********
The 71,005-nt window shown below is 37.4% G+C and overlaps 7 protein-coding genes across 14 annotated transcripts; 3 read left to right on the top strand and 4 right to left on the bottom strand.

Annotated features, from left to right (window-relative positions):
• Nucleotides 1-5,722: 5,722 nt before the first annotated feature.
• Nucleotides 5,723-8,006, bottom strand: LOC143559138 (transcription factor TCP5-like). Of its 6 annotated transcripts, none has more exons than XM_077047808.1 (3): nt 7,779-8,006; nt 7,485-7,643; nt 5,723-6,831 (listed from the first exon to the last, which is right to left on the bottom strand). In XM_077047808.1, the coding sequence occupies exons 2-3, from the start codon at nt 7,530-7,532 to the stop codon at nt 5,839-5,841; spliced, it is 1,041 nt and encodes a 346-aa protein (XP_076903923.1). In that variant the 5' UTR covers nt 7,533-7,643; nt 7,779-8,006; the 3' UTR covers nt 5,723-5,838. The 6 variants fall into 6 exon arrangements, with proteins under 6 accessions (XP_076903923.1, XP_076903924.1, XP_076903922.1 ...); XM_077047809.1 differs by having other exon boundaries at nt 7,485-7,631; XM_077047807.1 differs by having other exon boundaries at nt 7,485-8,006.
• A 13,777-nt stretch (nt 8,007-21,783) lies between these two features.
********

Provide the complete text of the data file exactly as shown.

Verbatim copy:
The 71,005-nt window shown below is 37.4% G+C and overlaps 7 protein-coding genes across 14 annotated transcripts; 3 read left to right on the top strand and 4 right to left on the bottom strand.

Annotated features, from left to right (window-relative positions):
• Nucleotides 1-5,722: 5,722 nt before the first annotated feature.
• Nucleotides 5,723-8,006, bottom strand: LOC143559138 (transcription factor TCP5-like). Of its 6 annotated transcripts, none has more exons than XM_077047808.1 (3): nt 7,779-8,006; nt 7,485-7,643; nt 5,723-6,831 (listed from the first exon to the last, which is right to left on the bottom strand). In XM_077047808.1, the coding sequence occupies exons 2-3, from the start codon at nt 7,530-7,532 to the stop codon at nt 5,839-5,841; spliced, it is 1,041 nt and encodes a 346-aa protein (XP_076903923.1). In that variant the 5' UTR covers nt 7,533-7,643; nt 7,779-8,006; the 3' UTR covers nt 5,723-5,838. The 6 variants fall into 6 exon arrangements, with proteins under 6 accessions (XP_076903923.1, XP_076903924.1, XP_076903922.1 ...); XM_077047809.1 differs by having other exon boundaries at nt 7,485-7,631; XM_077047807.1 differs by having other exon boundaries at nt 7,485-8,006.
• A 13,777-nt stretch (nt 8,007-21,783) lies between these two features.